Criminal Procedure, Pages 38–48

United States v. Jones

Supreme Court of the United States, 2012


Defendant, a nightclub owner, was under investigation for drug trafficking by the FBI and Metropolitan Police. After using other surveillance, like a surveillance camera, a pen register, and wiretapping, the government applied for a warrant to put a cellular GPS tracker on defendant's SUV. A warrant was issued authorizing installing the tracker in district court within 10 day, but the government waited 11 days and installed it Maryland, not complying with the warrant. The government then used the tracker for 28 days to track defendant and charged him with conspiracy to distribute and posses five kilograms or more of cocaine and 50 grams or more cocaine base.

Procedural History:

  • Defendant moved to to suppress the GPS evidence, which the district court granted in part, suppressing only data obtained while parked in defendant's garage because "'"[a] person traveling in an automobile on public thoroughfares has no reasonable expectation of privacy in his movements from one place to another."'"

  • After a hung jury at the first trial, defendant was found guilty and sentenced to life imprisonment.

  • Court of appeals reversed, holding that the warrantless use of the GPS device violated the Fourth Amendment.


Does attaching a GPS tracker to someone's vehicle and using that to monitor their movements constitute a search under the Fourth Amendment?

Prosecution's Argument:

Defendant had no reasonable expectation in the Jeep's underbody, where it was accessed by Government agents.


While Katz expanded the understanding of the Fourth Amendment to include violating a person's reasonable expectation of privacy, the traditional understanding of the Fourth Amendment still applies as well, where a trespass to obtain information is a search. A vehicle is an effect under the meaning of the Fourth Amendment. While neither simply installing the device nor just accessing it would constitute a search, combined the trespass and the information acquisition do make a search.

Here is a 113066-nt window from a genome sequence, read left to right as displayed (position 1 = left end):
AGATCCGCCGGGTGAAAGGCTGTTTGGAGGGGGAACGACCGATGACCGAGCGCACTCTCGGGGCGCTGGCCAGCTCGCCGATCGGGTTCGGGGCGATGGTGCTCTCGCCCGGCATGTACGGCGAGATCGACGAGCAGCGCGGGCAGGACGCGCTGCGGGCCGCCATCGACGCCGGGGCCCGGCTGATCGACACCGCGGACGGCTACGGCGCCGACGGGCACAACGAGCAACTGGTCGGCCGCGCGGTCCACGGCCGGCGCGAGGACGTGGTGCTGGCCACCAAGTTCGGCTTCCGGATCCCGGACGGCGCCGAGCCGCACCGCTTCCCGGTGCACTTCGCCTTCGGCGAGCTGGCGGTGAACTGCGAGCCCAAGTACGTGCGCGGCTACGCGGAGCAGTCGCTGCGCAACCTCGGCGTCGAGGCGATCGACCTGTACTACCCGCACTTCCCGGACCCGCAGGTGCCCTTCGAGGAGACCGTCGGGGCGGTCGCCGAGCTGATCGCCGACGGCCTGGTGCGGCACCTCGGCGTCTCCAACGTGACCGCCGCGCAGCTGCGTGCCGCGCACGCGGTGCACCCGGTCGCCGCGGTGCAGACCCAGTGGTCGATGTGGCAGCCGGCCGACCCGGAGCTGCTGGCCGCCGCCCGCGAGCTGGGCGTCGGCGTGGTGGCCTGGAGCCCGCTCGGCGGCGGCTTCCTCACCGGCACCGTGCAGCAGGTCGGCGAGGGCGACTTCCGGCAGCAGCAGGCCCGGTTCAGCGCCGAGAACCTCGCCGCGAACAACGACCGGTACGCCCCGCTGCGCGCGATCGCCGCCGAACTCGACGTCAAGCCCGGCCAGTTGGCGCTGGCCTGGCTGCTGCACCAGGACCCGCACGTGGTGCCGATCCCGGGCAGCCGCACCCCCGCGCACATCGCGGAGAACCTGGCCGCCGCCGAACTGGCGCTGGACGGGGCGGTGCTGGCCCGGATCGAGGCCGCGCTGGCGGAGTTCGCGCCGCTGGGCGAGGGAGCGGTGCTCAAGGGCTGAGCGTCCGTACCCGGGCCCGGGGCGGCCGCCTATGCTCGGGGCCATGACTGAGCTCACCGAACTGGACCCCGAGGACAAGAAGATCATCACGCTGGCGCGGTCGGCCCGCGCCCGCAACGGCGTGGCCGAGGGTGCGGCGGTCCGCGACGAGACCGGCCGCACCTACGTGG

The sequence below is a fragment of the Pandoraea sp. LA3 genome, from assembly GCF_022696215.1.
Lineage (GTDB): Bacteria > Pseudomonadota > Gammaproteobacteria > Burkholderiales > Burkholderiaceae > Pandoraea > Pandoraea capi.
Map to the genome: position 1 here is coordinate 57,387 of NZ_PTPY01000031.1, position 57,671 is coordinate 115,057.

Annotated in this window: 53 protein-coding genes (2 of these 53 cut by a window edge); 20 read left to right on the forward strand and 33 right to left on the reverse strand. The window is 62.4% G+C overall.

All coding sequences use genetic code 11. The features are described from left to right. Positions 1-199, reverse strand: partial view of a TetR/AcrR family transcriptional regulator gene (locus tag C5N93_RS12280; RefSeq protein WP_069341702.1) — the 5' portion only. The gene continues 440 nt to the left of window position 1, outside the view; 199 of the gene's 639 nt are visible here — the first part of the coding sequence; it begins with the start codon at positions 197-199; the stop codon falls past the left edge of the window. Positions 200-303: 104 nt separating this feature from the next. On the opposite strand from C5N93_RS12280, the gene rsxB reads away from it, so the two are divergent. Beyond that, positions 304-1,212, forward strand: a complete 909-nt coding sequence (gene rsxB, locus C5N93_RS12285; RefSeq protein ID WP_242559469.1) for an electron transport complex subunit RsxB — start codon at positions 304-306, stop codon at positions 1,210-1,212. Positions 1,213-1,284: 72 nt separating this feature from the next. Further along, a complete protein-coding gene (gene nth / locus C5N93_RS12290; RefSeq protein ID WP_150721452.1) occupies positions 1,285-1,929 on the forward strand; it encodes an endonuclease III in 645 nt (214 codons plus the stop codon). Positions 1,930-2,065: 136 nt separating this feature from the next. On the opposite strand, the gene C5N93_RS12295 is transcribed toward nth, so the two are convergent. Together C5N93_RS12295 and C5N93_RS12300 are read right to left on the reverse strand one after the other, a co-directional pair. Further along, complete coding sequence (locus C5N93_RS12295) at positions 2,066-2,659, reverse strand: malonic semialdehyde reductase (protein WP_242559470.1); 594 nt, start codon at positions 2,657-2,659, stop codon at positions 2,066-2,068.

Holding that this violates the Katz test raises more problems. Saying the traditional trespassory interpretation does not apply anymore would remove constitutional rights. It is simply a minimum standard that Katz added to. Case law would say that even the extensive traditional observation of defendant was not a search. Saying that it becomes one when a GPS tracking device is used to do the same thing for a longer time is no good. No precedent would support such a distinction, and it would require a line to be drawn in how long is too long for monitoring.


Installing a GPS device on a target's vehicle and using it to monitor his movement constitutes a search under the Fourth Amendment.



Concurring Opinions:

  • Sotomayor: This is a search, and the traditional trespass analysis is valid in this case. However, in the future, the government may be able to access manufacturer-installed cellular GPS trackers and thus not commit a trespass while monitoring and learning about everyone in the country. Being constantly monitored through GPS trackers is likely not reasonably expected. This does not actually need deciding in this case, but it is an issue that needs deciding eventually and secrecy should not be taken to be the same thing as privacy.

  • Alito: This should not be decided by the original understanding of the Fourth Amendment based on old tort law. Case law does not even support that approach. It also places too much emphasis on the attaching of the device and not enough on the length of tracking. What is a trespass even varies by state. And what if it was a manufacturer-installed device?

    This should use the Katz analysis instead. Computers have changed the world and people's expectations of privacy. While no precise limit needs to be made here, society's expectation would say that four weeks is too long for law enforcement to track someone without it being considered a search under the Fourth Amendment.